Socialist Worker


Issue No. 1931

I'd strike tomorrow

I read your coverage about working in supermarkets (Socialist Worker, 27 November).

I have worked at Sainsbury’s for two years. Before that I worked for Tesco, but I left because of bullying by management.

Things were OK here until about February of this year when management’s attitude worsened. Lots of people left. Now it’s the run-up to Christmas and they aren’t taking on any new staff.

I have Repetitive Strain Injury. I showed management a letter from my GP saying I should be put on light duties. But they told me if I didn’t go on the checkout I would be disciplined.

We have to pass 338 items through the checkout every hour for eight hours. They think we are robots. But I am not a robot, I am a human being. I asked my union, Usdaw, for help. But they are so far up the bosses’ arses they don’t care. My dad worked for the TGWU union.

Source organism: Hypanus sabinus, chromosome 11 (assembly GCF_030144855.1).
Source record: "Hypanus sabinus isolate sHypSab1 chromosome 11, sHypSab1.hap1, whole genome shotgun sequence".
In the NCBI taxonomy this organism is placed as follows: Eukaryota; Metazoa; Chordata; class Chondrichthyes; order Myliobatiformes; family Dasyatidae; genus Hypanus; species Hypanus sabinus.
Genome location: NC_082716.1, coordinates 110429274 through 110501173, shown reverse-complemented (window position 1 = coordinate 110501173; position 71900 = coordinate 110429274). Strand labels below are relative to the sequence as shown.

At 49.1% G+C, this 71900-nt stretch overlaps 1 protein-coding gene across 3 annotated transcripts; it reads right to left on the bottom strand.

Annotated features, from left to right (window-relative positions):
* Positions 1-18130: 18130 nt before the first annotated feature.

He brought me up to believe that unions are there to help working people. But this lot just take your dues and do nothing.

I am 48 years old. I earn £5.19 an hour and the job is unbearably stressful. It’s the same right across the retail industry.

The management only care about building up their image. They don’t care about us. They bully us and threaten us with being disciplined if we complain.

I would go on strike tomorrow if I could.

Angie, Hampshire

How we can save the environment

It is great to see Andrew Stone demonstrating that socialists have the theory and policies we need to tackle climate change (Socialist Worker, 20 November).

All Andrew’s suggestions are good ones. But I think we need to add a few more important ideas. Transport is the fastest growing contributor to climate change.

More council housing would allow people to live nearer where they work, reducing the need for travel. However, it’s not just jobs that have become too far away.

Local shops, schools and services are being removed and replaced with out of town supermarkets, so called choice in education and centralised services.

These are all often only accessible by car. We need to support local supply of goods and services whenever possible.